How to Create Waving Text in Pages

by Allen Breon

Pages is the word processing and desktop publishing program that is included with new Apple Macintosh computers. The program lets users create simple documents, such letters or reports, as well as more advanced design work. Pages allows for placement of text and graphics on the page and includes advanced editing tools such as instant alpha and kerning adjustments, making it a popular choice for many graphic design jobs.

Creating Waving Text with Multiple Text Boxes

Start Pages and create a new "Page Layout" document. (Do not create a "Word Processing" document.)

Insert a text box and enter a single character of the word in the box.

Change the font formatting so the character looks the way you want. Then, click on the border of the text box, so the entire box is selected.

Hold down on the "Command" key and press "D." This will duplicate the text box. Youalso can also press "Edit" in the menu bar, then "Duplicate."

Move the second text box next to, but not even with, the first text box. Click inside and change the character to continue spelling the word you wish to "wave."

Continue duplicating text boxes until you have entered the entire word. Each time you place another text box, move it up or down so that the word will have the appearance of "waving" when it is finished.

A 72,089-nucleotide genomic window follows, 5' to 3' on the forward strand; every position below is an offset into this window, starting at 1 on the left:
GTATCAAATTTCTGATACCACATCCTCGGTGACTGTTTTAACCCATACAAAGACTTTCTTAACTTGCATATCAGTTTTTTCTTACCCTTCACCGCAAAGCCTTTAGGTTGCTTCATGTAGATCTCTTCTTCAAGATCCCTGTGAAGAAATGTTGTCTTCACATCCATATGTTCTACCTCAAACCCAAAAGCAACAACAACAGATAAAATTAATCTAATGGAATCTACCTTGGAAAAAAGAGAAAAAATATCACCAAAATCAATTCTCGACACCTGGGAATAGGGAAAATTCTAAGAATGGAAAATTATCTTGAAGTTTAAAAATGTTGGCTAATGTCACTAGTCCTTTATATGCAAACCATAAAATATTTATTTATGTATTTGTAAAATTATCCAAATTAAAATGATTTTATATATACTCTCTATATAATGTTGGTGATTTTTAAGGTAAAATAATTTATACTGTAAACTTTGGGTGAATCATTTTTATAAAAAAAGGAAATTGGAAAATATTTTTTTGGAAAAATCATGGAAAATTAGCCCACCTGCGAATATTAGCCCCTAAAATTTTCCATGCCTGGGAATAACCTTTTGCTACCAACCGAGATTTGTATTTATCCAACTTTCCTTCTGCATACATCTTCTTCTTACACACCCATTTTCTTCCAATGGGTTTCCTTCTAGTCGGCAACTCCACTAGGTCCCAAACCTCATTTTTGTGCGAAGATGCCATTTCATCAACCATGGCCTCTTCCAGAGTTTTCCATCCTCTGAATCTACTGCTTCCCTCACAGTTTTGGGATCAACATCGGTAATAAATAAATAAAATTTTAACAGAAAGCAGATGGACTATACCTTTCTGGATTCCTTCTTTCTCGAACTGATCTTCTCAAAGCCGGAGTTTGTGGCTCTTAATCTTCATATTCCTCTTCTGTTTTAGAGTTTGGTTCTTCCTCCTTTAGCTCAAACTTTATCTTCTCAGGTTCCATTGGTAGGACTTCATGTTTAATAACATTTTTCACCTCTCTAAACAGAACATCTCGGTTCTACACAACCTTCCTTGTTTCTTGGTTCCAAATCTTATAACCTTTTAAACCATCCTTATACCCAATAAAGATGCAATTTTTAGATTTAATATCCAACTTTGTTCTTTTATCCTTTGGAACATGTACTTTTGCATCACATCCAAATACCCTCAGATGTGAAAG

Creating Waving Text by Downloading a Font

Navigate in your Web browser to a free font website (see Resources).

Review the different fonts available on the pages. Continue until you find a font that you feel is appropriately "wavy."

Click on the download link for the font. Once the font is downloaded, double-click on the file to install it. You may need to drill down into a second file folder to find the font installation file.

Switch back to your Pages application and create a new text box. In the font formatting box, select your "wavy" font from the font list. Then begin typing.


  • check Remember to click on the border of the text box before duplicating it. If your cursor is inside the text box, pressing "Command" and "D" will not copy it.


  • close Don't make your text so wavy so as to confuse the reader. Consider your audience.


About the Author

Allen Breon began writing in 1994. One of his first credits was a piece in "Seventeen" Magazine, followed with a publication in "Chicken Soup for the Single's Soul." Breon received his master's degree in instructional technology from Bloomsburg University in 2006.

Photo Credits

  • photo_camera Stockbyte/Valueline/Getty Images